26 Sep 2023
News that the United States, United Kingdom and Australia have formed a partnership without New Zealand is concerning and leaves many questions for the Government to answer, Leader of the Opposition Judith Collins says.
“It’s disappointing that after many years of New Zealand’s co-operation with our traditional allies, the current Government appears to have been unable to participate in discussions for ‘AUKUS’. It raises serious concerns about the interoperability of New Zealand’s defence force systems with our traditional allies in the future.
“New Zealand is not interested in the nuclear side of the new partnership, but the deeper integration of technology, artificial intelligence and information sharing as well as security and defence-related science, industrial bases and supply chains are areas we would traditionally be involved in.
“New Zealand’s strong nuclear-free stance shouldn’t have been a barrier to us joining such a partnership. We could have been carved out of the nuclear aspect of the partnership,” Ms Collins says.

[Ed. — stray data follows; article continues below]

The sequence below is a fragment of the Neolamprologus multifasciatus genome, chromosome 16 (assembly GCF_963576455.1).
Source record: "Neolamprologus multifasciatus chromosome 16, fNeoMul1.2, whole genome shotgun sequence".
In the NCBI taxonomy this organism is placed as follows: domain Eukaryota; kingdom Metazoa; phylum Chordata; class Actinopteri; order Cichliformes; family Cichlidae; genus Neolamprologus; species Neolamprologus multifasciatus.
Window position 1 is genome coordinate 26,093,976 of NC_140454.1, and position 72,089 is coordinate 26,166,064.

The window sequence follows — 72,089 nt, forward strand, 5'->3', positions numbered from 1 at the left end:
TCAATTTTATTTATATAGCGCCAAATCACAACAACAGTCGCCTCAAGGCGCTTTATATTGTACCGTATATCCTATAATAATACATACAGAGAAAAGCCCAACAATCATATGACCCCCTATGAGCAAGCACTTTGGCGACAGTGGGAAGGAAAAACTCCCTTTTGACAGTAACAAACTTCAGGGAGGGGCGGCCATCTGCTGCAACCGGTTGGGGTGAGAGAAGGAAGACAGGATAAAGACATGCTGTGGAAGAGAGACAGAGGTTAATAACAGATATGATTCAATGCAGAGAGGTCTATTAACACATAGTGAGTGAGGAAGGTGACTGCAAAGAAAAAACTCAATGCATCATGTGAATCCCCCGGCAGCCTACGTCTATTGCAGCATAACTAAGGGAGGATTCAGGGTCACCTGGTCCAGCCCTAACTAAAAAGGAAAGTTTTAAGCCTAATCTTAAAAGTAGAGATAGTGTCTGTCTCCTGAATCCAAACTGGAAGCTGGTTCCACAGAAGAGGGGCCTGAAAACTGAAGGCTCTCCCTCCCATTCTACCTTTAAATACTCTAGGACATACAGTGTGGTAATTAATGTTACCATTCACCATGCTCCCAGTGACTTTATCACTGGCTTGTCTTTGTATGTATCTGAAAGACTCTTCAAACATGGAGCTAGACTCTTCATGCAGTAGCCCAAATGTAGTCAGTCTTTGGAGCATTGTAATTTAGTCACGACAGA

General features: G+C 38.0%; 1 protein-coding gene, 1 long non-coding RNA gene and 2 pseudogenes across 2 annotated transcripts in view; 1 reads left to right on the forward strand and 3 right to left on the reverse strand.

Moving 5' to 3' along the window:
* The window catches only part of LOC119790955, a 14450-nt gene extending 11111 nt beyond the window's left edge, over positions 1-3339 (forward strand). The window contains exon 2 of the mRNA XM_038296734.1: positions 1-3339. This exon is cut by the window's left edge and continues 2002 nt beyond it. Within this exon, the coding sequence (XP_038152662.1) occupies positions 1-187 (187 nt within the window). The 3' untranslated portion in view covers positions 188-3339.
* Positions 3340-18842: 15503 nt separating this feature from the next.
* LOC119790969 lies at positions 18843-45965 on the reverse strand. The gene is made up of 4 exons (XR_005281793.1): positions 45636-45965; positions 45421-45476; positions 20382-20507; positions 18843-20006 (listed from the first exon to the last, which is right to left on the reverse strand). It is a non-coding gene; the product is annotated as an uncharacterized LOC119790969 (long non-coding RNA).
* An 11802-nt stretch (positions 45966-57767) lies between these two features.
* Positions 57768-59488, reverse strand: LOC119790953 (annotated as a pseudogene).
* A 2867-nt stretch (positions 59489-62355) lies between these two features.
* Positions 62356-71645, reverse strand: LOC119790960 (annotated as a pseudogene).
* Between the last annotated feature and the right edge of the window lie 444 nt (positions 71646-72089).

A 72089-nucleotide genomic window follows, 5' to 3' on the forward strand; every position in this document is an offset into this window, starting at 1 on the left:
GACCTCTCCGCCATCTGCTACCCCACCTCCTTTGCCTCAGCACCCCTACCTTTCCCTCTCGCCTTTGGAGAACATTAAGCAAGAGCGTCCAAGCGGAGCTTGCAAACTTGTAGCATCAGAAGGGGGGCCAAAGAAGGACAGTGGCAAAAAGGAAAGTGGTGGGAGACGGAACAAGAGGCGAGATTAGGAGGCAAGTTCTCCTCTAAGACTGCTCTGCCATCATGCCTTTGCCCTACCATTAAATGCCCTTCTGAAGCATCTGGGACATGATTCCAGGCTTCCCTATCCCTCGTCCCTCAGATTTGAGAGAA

National’s Foreign Affairs spokesperson Gerry Brownlee says the concern is now that we could be missing out on important intelligence and cyber-security discussions.
“We need assurance we’re not left out of information streams that counter terrorism.
“Notwithstanding our anti-nuclear position which we haven’t changed, the question the Government needs to answer first and foremost is were we consulted or at the table to discuss with a group of countries that we’ve considered likeminded for quite some time.
“The Government needs to come clean about what happened here. Does this new partnership affect our Five Eyes relationship? What about our relationship with Australia, the one country that we have the closes defence and economic partnership? And will this have an impact on our standing as a responsible international citizen?
“The Government needs to explain why it looks as though New Zealand has been left out of the loop,” Mr Brownlee says.